Weekend Warm-Up: Land of Maybe

It’s a land with fewer than 50,000 people. Governed by Denmark and located halfway between Iceland and Scotland. The Faroe Islands are part mystery, part prehistoric lifestyle.

Here, the annual hunt for baby fulmars has local fisherman scooping birds from the ocean, ripping their heads off with their bare hands and eating them. There’s a careful precision to the grisly pastime, since it’s only available during the one week in which the young birds are too fat to fly. During this time, they bob around in the ocean until they lose enough weight to take off.

Decapitating birds is one of the many unusual practices in the Faroe Islands. Photo: vice.com


Then there’s the weird extent to which locals go to give their sheep the very best grazing. In this documentary, a small group of Faroeans scale a 60m cliff, then wrench sheep up the cliff face one by one to a grassy edge.

A desirable pasture on top. But how do you get your sheep up there?


In total area, the 18 Faroe Islands are 6,500 times smaller than the U.S.A. and the population is 28,000 times smaller than China. Yet its lack of modern farming and simple bird-catching techniques are counterbalanced by its excellent infrastructure, first-class telecommunications — including high-speed internet — and high-quality website (thanks to faroeislands.fo for providing much of background to this story).

With a name that translates as “sheep islands” and whose main industry is fishing, one might wonder what a North Face expedition is doing there?

Wright and Hirayama are two of The North Face climbers who explored the Faroe Islands.


Well, a largely unknown country with a low population and the sort of cliffs that sheep get roped up can also challenge human climbers. And so James Pearson, Cedar Wright and Yuyi Hirayama come to check out the possibilities.

Initially, the team has its sights on scaling Enniberg, a 754m cliff on the island of Viooy, at the northernmost point of the Faroe Islands. But plans change when word of the expedition spreads around the island, and the farmer who owns the land Enniberg sits on puts a swift stop to the project by contacting the local police.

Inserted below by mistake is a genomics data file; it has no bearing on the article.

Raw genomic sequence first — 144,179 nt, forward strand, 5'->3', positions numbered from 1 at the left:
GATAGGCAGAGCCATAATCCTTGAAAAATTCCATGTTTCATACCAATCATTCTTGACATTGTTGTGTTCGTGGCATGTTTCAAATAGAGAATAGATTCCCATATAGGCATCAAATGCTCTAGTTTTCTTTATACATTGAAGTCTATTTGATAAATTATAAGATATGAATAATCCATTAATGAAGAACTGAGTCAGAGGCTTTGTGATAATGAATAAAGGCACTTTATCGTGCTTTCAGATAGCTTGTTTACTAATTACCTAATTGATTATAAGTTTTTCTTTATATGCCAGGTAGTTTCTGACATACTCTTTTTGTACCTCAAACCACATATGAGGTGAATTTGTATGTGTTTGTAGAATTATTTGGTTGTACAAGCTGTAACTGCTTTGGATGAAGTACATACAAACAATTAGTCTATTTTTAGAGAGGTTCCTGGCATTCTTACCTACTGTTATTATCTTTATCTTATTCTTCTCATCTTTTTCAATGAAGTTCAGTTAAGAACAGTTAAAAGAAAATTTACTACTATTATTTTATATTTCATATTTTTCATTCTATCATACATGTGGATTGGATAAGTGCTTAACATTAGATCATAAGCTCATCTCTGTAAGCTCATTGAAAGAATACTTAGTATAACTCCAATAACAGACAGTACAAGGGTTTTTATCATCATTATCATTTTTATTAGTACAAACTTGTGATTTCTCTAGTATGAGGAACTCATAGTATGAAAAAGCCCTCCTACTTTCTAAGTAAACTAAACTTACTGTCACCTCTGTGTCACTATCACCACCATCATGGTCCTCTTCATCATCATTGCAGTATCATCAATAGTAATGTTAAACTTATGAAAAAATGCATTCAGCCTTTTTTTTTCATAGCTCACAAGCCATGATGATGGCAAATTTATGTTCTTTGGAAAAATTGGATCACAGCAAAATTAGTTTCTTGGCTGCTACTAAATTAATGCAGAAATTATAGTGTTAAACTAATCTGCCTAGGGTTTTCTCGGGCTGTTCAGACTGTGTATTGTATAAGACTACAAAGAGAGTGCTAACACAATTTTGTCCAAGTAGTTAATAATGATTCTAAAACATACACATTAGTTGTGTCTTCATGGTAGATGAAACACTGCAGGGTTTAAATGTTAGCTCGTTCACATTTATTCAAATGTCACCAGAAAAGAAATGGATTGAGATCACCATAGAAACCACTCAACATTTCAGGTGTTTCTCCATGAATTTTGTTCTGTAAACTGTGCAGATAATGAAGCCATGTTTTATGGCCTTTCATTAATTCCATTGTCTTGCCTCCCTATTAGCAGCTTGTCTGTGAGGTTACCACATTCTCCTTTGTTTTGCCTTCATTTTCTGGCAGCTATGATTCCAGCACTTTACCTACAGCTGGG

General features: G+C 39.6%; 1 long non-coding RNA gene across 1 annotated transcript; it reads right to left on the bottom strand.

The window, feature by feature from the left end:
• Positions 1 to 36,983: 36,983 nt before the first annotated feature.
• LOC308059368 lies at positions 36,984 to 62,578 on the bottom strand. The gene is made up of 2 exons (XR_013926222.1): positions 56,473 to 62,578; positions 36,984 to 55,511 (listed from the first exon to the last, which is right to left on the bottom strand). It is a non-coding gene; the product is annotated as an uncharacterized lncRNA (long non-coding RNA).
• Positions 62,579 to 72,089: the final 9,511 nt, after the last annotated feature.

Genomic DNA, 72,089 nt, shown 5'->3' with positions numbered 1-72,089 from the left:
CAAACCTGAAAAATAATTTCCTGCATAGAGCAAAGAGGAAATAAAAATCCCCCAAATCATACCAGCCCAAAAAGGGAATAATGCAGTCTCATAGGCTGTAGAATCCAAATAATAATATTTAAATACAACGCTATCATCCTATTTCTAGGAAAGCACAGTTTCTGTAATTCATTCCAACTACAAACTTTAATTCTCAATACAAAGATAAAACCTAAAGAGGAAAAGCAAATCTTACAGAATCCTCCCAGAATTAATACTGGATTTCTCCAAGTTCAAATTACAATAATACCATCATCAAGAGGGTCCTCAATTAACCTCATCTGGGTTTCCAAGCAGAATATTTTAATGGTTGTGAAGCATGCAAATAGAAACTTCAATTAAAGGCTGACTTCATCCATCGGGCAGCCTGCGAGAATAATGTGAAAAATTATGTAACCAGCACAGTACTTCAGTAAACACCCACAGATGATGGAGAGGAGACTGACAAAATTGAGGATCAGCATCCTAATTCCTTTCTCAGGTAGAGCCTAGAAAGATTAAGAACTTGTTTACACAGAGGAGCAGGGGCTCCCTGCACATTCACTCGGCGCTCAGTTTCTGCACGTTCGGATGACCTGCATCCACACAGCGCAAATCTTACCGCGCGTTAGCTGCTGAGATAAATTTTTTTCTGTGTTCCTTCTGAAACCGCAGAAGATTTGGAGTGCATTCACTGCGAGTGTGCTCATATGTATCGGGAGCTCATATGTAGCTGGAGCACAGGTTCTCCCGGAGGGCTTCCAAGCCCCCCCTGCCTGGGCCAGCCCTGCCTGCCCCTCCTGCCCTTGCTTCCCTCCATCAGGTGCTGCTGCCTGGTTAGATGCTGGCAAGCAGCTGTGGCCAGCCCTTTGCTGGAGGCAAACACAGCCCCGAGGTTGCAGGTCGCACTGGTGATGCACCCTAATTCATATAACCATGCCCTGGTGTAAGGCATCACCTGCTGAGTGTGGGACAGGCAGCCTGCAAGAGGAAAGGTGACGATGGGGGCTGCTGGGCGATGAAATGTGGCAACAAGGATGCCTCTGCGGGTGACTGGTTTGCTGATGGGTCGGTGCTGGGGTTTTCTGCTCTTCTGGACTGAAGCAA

No biggy, though; mountainous capes, cliff faces and climbing routes riddle the Faroes. The problem with rock climbing here is less about selecting where to go, and more about overcoming the nuisances that come with this particular place. Falling rocks come with the territory, of course, but vomiting birds, not so much. The Faroe Islands attract many usual bird species, and one particular bird likes to vomit on potential prey. Unfortunately for the birds, rock climbers can hardly be considered prey.

Grassy climbing can be hideous: What can you grasp? Where do you put protection?


It’s nine pm when the team finally begins to tackle its chosen route. It turns out that their four-hour target for completion is far too optimistic: They spend the first two hours just on the first pitch. The climb continues well into the night.

Nine hours in, and it’s raining. They’ve completed nine pitches. They’re on Enniberg now but are not sure how they traversed there, and are concerned about angry farmers and local police. Meanwhile, the bird vomit continues to hail down.

Most of the top section is a grassy wall with very little exposed rock. Wright admits that he “grossly underestimated” how bad this could be. But in the end, the beauty of the Faroes outweighs even this “vegetation wall from hell” and the most heinous bird vomit.